Takasugi: Even before we started collaborating, I had the impression that you were working on cutting-edge manufacturing, including the highly functional Mizusawa Down. However, by actually participating in BRING™, I was once again impressed by the company’s stance of taking on challenges in new fields. I’ve always thought it was a great company, but this image has further strengthened.

What kind of impact do you think Descente’s sustainable initiatives have had on the industry?

Takasugi: I recognize that Descente is a company that has a great influence not only in Japan but also overseas. I hope that it will be an opportunity for sustainable initiatives to spread not only in the sportswear industry but also in apparel companies around the world.

Please tell us about the meaning behind the name BRING™ and the cute bee character.

Takasugi: BRING™ is derived from the English word meaning “to bring”. The brand name simply reflects our efforts to bring as many clothes as possible to as many people as possible. In addition, the image character is a honeybee, and it embodies the mechanism of BRING™, which collects clothes from various places and creates the next resource, as bees collect nectar from various flowers and use it as food.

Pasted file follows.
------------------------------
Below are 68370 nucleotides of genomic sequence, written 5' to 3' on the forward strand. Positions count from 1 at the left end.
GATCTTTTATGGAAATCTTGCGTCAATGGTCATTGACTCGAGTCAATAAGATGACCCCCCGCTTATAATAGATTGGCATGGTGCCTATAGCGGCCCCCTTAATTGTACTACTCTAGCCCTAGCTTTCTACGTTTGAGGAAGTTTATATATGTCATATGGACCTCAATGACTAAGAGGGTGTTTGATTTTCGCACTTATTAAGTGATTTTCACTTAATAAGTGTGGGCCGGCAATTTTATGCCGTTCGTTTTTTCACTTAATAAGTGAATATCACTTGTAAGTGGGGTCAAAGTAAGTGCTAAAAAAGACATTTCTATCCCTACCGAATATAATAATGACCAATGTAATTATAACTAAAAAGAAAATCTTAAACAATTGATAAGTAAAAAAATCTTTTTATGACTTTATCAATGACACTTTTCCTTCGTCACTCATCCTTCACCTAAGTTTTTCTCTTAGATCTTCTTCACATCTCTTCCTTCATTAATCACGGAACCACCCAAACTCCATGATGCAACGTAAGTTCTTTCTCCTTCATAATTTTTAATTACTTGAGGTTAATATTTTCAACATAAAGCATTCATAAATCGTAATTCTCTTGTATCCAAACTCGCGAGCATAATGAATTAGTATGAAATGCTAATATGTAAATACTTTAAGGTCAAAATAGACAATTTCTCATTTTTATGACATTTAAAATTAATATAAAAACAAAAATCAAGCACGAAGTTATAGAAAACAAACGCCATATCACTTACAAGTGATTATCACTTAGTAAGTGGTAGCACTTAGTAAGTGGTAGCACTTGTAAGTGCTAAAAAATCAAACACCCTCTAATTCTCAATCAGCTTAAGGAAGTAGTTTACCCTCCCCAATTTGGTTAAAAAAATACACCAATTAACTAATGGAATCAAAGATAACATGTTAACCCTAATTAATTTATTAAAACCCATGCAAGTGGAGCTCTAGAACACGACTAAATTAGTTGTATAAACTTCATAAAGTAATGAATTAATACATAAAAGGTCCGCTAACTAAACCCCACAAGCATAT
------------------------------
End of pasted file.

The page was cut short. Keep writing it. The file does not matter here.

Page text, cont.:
Takasugi: In the past, there weren’t many companies that were actively working on the environment, so we started with a few companies. We are working with companies of In many cases, one company has expanded to multiple stores, and it has spread to thousands of stores. However, we believe that there is still room for further expansion in terms of nationwide coverage.

Do you feel that interest in ethical consumption and sustainability is spreading?

Takasugi: Compared to 10 years ago when BRING started, words like ethical and sustainable have become more prominent in news, magazines, and media. There is no doubt that more and more people are interested in these efforts, even among models and celebrities.